10 Reasons to use a QROPS – Facts and Myths Summary

10 Reasons to use a QROPS

Myths surrounding QROPS

Over the last few months, TailorMade has run a hugely successful series of blogs called 10 reasons to use a QROPS – Facts and myths. It has focused on the selling of QROPS by multiple websites using inaccurate or partial information to “sell a benefit” that may not exist.

We say hugely successful as they have been one of our most visited and re-tweeted series of articles, with feedback from both the public and the professional financial community who had also come across many of the issues we highlighted.

From the 10 reasons to use a QROPS – Facts and myths there have been 3 that have stood out as conversation stoppers:

Most read – 1st place:

Avoid 45% tax on your UK pension on both income and inheritance tax

Outcome – Myth – On death before 75, there is no tax on UK funds. For money purchase pensions the whole fund can be paid in cash to the beneficiary. Over 75, the spouse, for example, can leave the fund intact with no tax and take the option of a taxable income ( locally and not 45 % UK Pension tax) . On the death of the spouse, the grandchildren can take tax free income up to their allowances, or children or other beneficiaries can inherit a tax free pension fund in the UK. Pension funds are taxed in the hand of the beneficiaries since April 2015. We suspect no one will pay 45% on the pay-out if they take professional advice.

2nd Place:

QROPS provide increased investment flexibility

Outcome – Myth – Increased Investment Flexibility with QROPS is largely used as a method to get clients away from proper regulation, enabling the sale of unnecessarily expensive investment bonds, unregulated/illiquid funds or institutional structured notes (also known as structured products). Please note the common thing is that they all do is make the salesperson a lot of money through undeclared commissions.

3rd Place:

Your pension is at risk in the UK with your trustees

Outcome – Partial Myth – The pension deficits in the press are giving rise to a considerable amount of poorly informed opinion and decisions; they are a convenient sales angle used to concern clients into taking an action that may not be necessary as other options including cheaper UK pensions should be considered, or leave small funds where they are; ironically transferring to a QROPS could put people’s funds at more risk with less protection than if they left pension funds in the UK. There is no correlation between the use of a QROPS and pension deficits, and one does not assist the other, and should not be sold as the only solution. Once guaranteed benefits are transferred they are lost.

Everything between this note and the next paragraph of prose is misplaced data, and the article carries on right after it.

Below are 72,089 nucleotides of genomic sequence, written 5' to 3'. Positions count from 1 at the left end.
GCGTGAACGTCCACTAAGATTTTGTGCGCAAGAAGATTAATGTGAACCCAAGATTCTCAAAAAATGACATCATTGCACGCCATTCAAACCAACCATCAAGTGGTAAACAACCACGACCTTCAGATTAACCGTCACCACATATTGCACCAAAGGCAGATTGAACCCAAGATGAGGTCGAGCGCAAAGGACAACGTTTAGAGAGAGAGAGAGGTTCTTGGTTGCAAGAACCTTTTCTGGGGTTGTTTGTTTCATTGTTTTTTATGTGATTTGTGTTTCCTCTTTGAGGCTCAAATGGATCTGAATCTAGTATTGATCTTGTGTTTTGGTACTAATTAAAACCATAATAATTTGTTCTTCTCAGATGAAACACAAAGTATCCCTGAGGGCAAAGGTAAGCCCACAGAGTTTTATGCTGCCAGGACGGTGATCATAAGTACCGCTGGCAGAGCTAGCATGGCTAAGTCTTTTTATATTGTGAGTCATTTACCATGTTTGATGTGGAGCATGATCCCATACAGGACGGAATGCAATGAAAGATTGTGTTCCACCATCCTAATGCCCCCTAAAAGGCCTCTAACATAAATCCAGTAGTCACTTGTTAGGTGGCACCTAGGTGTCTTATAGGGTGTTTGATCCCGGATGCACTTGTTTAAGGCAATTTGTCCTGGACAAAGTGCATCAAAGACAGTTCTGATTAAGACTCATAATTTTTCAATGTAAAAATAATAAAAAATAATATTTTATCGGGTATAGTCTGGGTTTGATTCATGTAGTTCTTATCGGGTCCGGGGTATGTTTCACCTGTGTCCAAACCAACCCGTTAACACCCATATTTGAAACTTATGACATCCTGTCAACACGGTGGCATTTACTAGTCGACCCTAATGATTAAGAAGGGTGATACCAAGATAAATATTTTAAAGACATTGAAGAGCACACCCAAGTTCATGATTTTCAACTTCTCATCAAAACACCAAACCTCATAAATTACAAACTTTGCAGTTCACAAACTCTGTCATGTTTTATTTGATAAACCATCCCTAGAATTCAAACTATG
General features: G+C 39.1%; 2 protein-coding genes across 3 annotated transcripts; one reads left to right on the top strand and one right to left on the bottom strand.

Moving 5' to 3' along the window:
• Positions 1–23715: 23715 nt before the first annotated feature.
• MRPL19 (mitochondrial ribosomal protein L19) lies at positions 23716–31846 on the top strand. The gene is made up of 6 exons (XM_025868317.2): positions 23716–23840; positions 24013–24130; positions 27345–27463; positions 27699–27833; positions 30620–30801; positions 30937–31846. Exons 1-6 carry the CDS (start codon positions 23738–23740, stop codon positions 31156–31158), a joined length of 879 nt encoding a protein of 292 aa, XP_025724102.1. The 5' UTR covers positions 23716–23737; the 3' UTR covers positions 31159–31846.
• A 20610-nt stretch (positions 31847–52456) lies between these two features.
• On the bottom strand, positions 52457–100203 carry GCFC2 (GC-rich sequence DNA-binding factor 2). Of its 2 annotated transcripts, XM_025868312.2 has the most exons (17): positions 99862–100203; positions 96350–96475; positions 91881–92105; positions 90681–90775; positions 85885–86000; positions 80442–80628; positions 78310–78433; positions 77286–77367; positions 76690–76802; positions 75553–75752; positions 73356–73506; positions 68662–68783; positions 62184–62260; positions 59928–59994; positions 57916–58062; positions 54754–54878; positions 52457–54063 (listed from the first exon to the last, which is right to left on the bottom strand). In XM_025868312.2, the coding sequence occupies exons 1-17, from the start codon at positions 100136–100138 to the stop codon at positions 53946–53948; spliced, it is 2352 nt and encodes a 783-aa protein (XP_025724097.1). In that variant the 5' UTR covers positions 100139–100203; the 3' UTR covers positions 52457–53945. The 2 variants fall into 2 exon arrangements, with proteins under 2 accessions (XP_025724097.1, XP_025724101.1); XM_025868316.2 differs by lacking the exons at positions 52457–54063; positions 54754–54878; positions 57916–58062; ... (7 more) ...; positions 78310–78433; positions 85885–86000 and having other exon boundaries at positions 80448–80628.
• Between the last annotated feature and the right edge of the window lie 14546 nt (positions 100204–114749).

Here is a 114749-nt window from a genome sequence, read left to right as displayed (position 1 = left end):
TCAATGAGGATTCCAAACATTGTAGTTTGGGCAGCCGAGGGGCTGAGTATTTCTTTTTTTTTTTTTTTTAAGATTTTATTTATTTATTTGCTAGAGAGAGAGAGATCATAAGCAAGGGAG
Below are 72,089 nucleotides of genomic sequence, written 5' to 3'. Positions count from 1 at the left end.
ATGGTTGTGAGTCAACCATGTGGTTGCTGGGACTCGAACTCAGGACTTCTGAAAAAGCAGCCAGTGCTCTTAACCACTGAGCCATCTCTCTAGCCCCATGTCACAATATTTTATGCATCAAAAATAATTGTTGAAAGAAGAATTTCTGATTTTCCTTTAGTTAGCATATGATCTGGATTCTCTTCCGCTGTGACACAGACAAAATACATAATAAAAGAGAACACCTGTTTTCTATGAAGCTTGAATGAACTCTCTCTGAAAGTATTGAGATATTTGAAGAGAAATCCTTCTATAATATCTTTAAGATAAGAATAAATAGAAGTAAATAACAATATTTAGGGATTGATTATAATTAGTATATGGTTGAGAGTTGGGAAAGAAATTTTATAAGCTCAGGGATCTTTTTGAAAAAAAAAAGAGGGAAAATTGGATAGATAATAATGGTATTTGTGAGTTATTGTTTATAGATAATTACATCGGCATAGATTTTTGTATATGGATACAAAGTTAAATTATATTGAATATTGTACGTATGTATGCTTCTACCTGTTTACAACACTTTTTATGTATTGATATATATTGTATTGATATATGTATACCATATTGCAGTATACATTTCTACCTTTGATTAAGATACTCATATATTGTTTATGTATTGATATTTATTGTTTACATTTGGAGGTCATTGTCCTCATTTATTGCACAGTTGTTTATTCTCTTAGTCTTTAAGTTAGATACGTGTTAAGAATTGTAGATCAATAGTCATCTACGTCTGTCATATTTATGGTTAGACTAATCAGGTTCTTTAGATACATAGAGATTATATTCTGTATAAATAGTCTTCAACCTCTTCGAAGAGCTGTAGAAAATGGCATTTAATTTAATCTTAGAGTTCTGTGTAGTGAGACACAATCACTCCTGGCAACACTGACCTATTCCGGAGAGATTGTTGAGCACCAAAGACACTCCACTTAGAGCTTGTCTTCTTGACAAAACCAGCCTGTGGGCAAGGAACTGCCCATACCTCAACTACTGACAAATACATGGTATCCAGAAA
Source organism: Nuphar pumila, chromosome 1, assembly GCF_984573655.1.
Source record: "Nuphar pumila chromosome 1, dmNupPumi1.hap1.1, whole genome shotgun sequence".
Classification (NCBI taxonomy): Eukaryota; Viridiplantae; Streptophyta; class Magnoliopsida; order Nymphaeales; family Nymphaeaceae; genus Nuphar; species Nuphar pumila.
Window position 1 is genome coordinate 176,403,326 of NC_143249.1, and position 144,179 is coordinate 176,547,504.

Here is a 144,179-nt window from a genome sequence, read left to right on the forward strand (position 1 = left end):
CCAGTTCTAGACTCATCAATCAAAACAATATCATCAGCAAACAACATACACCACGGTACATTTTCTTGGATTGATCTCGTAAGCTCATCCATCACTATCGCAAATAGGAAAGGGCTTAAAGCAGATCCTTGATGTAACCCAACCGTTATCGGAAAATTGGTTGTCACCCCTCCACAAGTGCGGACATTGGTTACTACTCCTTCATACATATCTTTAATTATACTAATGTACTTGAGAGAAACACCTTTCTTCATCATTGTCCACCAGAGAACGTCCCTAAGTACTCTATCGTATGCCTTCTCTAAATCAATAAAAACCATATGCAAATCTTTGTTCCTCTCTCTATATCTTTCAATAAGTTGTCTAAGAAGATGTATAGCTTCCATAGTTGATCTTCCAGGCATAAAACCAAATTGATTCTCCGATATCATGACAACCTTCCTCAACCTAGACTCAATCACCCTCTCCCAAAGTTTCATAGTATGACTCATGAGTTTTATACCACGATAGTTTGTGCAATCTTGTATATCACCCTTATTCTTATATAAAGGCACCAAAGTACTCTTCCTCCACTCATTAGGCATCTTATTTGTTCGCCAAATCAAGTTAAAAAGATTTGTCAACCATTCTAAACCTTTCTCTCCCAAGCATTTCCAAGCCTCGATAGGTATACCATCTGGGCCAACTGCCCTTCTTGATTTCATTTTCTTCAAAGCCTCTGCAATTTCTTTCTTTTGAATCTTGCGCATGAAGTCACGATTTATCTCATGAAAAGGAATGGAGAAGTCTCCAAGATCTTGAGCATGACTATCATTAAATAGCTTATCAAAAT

Forensic Review


We offer a forensic review of the 10 reasons to use a QROPS for those that would like revisit the QROPS and investments they hold. Increased investment performance and lower charges may make a significant difference at retirement.

Some offshore salesmen promoting QROPS as an investment solution live in a parallel universe where they claim to make world stock markets behave differently in QROPS than they do if the same funds are used from and within UK pension funds. Think and behave logically, if promises of bigger returns can only be achieved by moving to a QROPS then why hasn’t the entire UK pension industry moved offshore? It hasn’t!

A Must Read For All Expats With A UK Pension

The views expressed in this article are not to be construed as personal advice. You should contact a qualified and ideally regulated adviser in order to obtain up to date personal advice with regard to your own personal circumstances. If you do not then you are acting under your own authority and deemed “execution only”. The author does not except any liability for people acting without personalised advice, who base a decision on views expressed in this generic article. Where this article is dated then it is based on legislation as of the date. Legislation changes but articles are rarely updated, although sometimes a new article is written; so, please check for later articles or changes in legislation on official government websites, as this article should not be relied on in isolation.

This article was published on 3rd February 2017


Chris Lean

Chris is a Chartered Financial Planner who writes blogs and articles to simplify and explain some of the financial issues that affect UK expats. Subjects include; hot topics, regulation and the ever-changing world of finance.

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